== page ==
The difference is subtle. The explanation that you add 5 and then subtract 1 (as 5 - 1 = 4) to add 4 is correct; however, it requires mental calculations. The explanation of complementary numbers on 5 (4 & 1) and (3 & 2) and complementary numbers on 10 (9 & 1) (8 & 2) (7 & 3) (6 & 4) (5 & 5) makes much abacus work mechanical. It's the same difference as teaching someone to compute (97 - 105) via the borrowing method rather than telling them to instead compute (105 - 97) and make the result negative.

Sections on Multiplication and such necessarily require more solid theory.

Heffelfinger & Flom have a better guide online.
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This is a great book on a hard to find subject. Gives clear step-by-step instructions as well as practise problems and history. If you want to learn the abacus, this book is all you'll need
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I bought this book wanting to learn how to use an abacus and have had no previous experience- I'm pretty sure I hadn't even held one before. This book is very easy to read and the directions are very clear. I strongly suggest it!
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This is just the book I was looking for to help me understand and use the Abacus. I had tried others and they just did not go into the detail needed. It is fantastic. Lots of examples all beautifully illustrated with diagrams. It even covers the difficult topics like square and cube roots. I'm sure others will find it helpful too.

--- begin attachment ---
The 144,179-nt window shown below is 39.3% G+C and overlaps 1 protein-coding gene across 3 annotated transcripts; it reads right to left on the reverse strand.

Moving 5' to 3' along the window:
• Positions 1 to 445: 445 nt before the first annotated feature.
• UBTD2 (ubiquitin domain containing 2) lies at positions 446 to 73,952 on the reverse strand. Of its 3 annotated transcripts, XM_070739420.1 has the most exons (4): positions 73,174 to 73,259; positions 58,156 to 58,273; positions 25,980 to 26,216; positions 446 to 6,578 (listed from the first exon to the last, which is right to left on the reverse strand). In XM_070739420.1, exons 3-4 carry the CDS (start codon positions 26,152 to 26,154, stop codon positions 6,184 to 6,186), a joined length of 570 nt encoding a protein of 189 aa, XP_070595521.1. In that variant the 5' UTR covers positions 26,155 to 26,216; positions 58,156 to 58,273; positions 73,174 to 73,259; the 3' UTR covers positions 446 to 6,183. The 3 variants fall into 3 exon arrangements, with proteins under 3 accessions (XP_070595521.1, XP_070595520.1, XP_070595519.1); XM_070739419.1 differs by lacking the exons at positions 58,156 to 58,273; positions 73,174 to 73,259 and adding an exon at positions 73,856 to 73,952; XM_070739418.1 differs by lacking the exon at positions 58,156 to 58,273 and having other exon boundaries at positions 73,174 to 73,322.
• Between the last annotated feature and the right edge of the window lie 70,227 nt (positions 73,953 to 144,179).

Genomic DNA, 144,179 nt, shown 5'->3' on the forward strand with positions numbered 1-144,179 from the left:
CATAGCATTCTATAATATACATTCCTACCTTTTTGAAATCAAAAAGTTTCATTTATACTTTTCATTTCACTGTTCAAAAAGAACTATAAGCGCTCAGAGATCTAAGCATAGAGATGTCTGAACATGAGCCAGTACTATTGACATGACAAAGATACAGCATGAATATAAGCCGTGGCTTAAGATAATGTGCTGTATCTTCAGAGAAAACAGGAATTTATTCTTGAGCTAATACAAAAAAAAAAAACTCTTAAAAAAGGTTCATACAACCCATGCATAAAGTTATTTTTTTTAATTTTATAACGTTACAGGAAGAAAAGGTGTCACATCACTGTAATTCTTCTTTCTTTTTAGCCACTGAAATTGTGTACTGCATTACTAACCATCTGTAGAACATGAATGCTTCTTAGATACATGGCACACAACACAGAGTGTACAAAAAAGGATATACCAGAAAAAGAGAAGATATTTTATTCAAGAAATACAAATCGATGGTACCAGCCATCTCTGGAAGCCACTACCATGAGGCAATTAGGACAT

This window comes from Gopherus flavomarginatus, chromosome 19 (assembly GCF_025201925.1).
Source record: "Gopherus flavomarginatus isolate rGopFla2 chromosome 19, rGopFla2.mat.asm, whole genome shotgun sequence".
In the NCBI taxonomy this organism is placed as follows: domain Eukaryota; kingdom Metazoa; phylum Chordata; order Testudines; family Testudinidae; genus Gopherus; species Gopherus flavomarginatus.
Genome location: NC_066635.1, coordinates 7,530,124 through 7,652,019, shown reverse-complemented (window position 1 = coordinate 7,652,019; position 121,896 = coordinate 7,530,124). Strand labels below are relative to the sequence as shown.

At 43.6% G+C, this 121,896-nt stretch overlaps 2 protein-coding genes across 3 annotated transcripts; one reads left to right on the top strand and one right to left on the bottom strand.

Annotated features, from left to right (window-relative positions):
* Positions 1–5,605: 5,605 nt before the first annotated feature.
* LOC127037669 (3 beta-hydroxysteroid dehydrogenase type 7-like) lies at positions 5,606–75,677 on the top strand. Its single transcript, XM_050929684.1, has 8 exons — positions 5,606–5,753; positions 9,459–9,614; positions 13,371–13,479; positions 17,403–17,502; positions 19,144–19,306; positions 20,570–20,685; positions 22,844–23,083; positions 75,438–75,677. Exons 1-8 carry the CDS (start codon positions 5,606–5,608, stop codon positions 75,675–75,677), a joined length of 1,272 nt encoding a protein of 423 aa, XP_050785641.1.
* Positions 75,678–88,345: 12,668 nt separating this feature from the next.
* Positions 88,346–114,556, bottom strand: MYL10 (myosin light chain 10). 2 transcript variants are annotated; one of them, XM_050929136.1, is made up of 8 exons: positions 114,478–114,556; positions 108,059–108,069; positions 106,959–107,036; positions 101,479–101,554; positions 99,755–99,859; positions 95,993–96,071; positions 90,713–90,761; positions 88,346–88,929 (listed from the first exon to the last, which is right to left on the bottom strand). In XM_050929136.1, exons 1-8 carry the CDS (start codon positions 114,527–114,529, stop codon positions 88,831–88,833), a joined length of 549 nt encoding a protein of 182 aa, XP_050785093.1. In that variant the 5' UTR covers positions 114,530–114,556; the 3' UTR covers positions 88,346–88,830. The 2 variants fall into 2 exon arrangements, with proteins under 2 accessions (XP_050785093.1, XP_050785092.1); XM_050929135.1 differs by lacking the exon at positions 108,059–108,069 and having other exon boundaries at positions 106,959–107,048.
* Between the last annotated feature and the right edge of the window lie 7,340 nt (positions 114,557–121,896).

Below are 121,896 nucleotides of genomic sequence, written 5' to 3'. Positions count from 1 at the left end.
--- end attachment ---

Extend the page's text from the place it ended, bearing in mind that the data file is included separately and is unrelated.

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I'm arithmetic-disabled.

Calculators
a) are disallowed in some exams ( due to programmability )
b) require batteries ( unless solar )
c) are fragile, and
d) are usually engineered to force a bogus delay
to make the user feel that the machine is thinking,
when it had the answer in a few milliseconds!
( which I find incredibly offensive, like much of the Mac OS...
work at MY speed, my technology, or get out of my face!
using technology to "conformize" humanity into belonging,
dumbed-down culture is simply offensive to me. )

An abacus, however, SHOWS me what's going on,
( it is ME doing the work,
it is the abacus keeping the numbers in order! ).

It isn't capable of being scrambled by electrical pulse of any sort.

It isn't programmable,
thereby wouldn't be disallowed from helping me in any such test/challenge
as what many students face, daily...

I can make one to fit my belt ( geek to teh last:
'tis a spoof of "calculator on one's belt", see...
maybe it'll become a fashion-statement, someday? :)

and I can make 1 small, for helping me when shopping
( 13 or less columns, mostly for addition, then the taxes ),
and 1 big, for helping me with programming stuff
( the Chinese-style can do hexadecimal arithmetic,
unlike the Japanese Soroban ).

Beadaholique, here on Amazon, has wooden 8mm beads,
and they should fit 1/12" dowels right ( 2.5mm holes ),
so I need only get the dowels, beads, wood for the frame, & a brad-point drill bit for those dowels,
and I'll have all the means I need to MAKE my own abacusses!

I'm thankful for this book:
I prefer to live out in the middle of nowhere,
and not *needing* electricity, or worse, *batteries*, is a Good Thing[tm], eh?

Recommended, if you want to become CAPABLE with these things.